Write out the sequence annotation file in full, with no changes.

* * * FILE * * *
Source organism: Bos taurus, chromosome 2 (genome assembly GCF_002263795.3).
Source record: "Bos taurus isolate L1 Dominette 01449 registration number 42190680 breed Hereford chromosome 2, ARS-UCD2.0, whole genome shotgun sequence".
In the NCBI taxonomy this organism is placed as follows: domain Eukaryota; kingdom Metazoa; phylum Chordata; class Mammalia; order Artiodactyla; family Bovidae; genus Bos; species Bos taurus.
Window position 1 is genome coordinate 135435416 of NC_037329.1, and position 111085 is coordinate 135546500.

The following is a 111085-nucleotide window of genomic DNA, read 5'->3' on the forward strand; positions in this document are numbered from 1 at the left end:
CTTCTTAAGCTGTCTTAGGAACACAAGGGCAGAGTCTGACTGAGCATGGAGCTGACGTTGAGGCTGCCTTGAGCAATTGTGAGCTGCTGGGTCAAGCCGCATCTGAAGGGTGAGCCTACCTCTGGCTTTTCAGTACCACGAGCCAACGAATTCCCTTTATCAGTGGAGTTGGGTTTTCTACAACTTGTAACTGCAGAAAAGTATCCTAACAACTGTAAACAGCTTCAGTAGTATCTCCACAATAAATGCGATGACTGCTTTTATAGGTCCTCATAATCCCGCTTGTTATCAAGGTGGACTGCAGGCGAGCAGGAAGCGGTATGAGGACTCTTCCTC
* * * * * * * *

Source organism: Bos taurus, chromosome 2 (genome assembly GCF_002263795.3).
Source record: "Bos taurus isolate L1 Dominette 01449 registration number 42190680 breed Hereford chromosome 2, ARS-UCD2.0, whole genome shotgun sequence".
In the NCBI taxonomy this organism is placed as follows: domain Eukaryota; kingdom Metazoa; phylum Chordata; class Mammalia; order Artiodactyla; family Bovidae; genus Bos; species Bos taurus.
Window position 1 is genome coordinate 135435416 of NC_037329.1, and position 111085 is coordinate 135546500.

The following is a 111085-nucleotide window of genomic DNA, read 5'->3' on the forward strand; positions in this document are numbered from 1 at the left end:
CTTCTTAAGCTGTCTTAGGAACACAAGGGCAGAGTCTGACTGAGCATGGAGCTGACGTTGAGGCTGCCTTGAGCAATTGTGAGCTGCTGGGTCAAGCCGCATCTGAAGGGTGAGCCTACCTCTGGCTTTTCAGTACCACGAGCCAACGAATTCCCTTTATCAGTGGAGTTGGGTTTTCTACAACTTGTAACTGCAGAAAAGTATCCTAACAACTGTAAACAGCTTCAGTAGTATCTCCACAATAAATGCGATGACTGCTTTTATAGGTCCTCATAATCCCGCTTGTTATCAAGGTGGACTGCAGGCGAGCAGGAAGCGGTATGAGGACTCTTCCTC